Narrator: Wanda Corn is an art historian and author of the book The Great American Thing. Here, she discusses Gerald Murphy’s painting, titled Cocktail.
Wanda Corn: You’re looking at a canvas which displays the elements of Gerald Murphy’s own cocktail tray in his home in France. He was famous for his cocktails. In fact, one of his American friends, Phillip Berry, said that he mixed drinks like a priest preparing Mass.
The style of the picture is very characteristic of Murphy. And though we call it a Cubist painting, we’d have to say that there’s also certain characteristics about it that are very definitely Murphy’s own individual style. Murphy was very proud that Picasso was said to have said once, “He paints in a very Amurrican style.”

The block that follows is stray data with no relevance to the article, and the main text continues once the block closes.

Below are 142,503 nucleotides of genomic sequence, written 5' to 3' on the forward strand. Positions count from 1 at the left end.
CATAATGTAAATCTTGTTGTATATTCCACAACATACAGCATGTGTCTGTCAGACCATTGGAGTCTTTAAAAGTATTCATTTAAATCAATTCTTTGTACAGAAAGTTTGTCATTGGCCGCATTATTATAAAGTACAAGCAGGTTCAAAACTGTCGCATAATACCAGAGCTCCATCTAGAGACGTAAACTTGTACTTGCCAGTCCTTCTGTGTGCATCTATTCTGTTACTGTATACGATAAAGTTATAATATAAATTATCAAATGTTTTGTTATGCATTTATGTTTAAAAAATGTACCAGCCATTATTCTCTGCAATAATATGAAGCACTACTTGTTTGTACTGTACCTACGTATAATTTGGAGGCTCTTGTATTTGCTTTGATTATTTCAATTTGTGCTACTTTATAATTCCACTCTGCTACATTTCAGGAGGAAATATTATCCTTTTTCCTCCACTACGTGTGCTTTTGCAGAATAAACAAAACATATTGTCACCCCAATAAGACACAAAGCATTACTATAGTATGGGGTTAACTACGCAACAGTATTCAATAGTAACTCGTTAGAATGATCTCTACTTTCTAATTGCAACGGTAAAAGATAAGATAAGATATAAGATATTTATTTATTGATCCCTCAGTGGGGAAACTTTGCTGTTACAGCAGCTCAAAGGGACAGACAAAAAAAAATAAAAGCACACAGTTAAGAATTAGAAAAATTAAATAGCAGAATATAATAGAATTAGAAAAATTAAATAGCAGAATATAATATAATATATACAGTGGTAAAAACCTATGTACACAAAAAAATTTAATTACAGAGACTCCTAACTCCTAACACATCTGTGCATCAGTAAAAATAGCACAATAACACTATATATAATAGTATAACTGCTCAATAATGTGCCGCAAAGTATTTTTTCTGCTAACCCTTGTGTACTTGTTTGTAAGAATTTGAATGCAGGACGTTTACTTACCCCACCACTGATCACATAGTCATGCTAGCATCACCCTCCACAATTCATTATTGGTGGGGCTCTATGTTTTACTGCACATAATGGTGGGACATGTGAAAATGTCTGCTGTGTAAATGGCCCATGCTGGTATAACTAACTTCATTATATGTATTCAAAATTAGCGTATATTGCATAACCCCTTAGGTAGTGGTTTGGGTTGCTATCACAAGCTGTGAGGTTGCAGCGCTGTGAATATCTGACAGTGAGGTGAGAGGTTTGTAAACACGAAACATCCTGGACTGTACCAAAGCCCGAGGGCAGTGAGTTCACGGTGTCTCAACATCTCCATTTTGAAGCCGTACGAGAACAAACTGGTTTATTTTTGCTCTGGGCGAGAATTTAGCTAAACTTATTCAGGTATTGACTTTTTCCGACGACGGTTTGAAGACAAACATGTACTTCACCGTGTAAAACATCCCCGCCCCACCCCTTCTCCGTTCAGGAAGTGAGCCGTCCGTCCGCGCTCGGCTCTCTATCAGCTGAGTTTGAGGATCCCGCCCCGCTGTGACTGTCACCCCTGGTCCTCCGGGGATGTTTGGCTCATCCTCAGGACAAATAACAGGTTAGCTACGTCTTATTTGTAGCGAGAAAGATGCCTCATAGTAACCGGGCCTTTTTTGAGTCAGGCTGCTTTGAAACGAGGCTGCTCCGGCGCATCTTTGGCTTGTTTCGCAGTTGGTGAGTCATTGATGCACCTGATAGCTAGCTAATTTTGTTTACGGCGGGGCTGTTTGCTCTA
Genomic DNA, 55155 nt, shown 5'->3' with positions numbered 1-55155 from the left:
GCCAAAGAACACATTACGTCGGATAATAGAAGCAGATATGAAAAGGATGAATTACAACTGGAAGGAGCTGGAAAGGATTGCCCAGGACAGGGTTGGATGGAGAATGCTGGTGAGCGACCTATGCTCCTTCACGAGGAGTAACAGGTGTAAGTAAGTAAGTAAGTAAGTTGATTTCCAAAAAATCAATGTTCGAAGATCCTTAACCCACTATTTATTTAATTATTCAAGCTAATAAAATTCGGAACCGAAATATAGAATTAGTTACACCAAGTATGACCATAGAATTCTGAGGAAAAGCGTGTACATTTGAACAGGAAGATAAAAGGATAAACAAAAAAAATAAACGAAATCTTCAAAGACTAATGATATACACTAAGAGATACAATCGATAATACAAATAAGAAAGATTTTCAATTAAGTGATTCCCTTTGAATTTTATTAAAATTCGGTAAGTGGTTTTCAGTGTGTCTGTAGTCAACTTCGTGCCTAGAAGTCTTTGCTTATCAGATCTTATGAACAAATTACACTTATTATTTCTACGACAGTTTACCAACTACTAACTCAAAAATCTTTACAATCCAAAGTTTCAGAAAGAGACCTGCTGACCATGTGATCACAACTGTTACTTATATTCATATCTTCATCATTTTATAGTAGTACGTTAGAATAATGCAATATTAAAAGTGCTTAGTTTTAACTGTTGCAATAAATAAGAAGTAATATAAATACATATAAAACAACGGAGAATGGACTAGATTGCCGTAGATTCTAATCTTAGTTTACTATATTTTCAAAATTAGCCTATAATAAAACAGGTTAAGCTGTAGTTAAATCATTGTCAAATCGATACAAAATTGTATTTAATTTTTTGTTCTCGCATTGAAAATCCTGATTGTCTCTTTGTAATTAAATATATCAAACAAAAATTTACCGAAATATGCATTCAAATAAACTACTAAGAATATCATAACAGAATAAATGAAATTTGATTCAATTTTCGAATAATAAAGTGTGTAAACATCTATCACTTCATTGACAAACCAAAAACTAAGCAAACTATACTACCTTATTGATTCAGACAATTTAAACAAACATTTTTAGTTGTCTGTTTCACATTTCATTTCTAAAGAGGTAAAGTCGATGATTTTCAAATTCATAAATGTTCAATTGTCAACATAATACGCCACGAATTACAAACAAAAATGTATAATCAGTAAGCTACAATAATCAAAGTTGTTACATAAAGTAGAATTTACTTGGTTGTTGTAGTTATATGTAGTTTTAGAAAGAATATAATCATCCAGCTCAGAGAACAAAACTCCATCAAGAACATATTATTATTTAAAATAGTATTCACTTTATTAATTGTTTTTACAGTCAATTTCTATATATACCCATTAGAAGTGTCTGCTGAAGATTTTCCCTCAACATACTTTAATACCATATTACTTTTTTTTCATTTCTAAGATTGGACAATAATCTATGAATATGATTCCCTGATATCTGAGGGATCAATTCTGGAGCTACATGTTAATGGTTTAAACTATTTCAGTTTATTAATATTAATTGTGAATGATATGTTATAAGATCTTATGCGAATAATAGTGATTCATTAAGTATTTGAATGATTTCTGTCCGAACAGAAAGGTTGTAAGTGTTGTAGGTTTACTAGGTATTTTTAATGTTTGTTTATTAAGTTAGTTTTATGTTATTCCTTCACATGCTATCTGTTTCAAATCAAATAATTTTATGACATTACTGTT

We forget, but Americans were in vogue in Paris in the 1920s, and Murphy capitalized on that. He really felt as if he could introduce the French to some of the most wonderful and inventive aspects of American life. Murphy was rather famous for his dinner parties and his entertainments at those parties. There was, of course, the entertainment of the cocktail making. But, after dinner, it would not be unusual for the children to do dances such as the Charleston, for the entire family to sing Negro spirituals, and it was possible to actually go there for a summer meal and have corn on the cob and fresh tomatoes, which were thought to be quite odd and très américain at that time.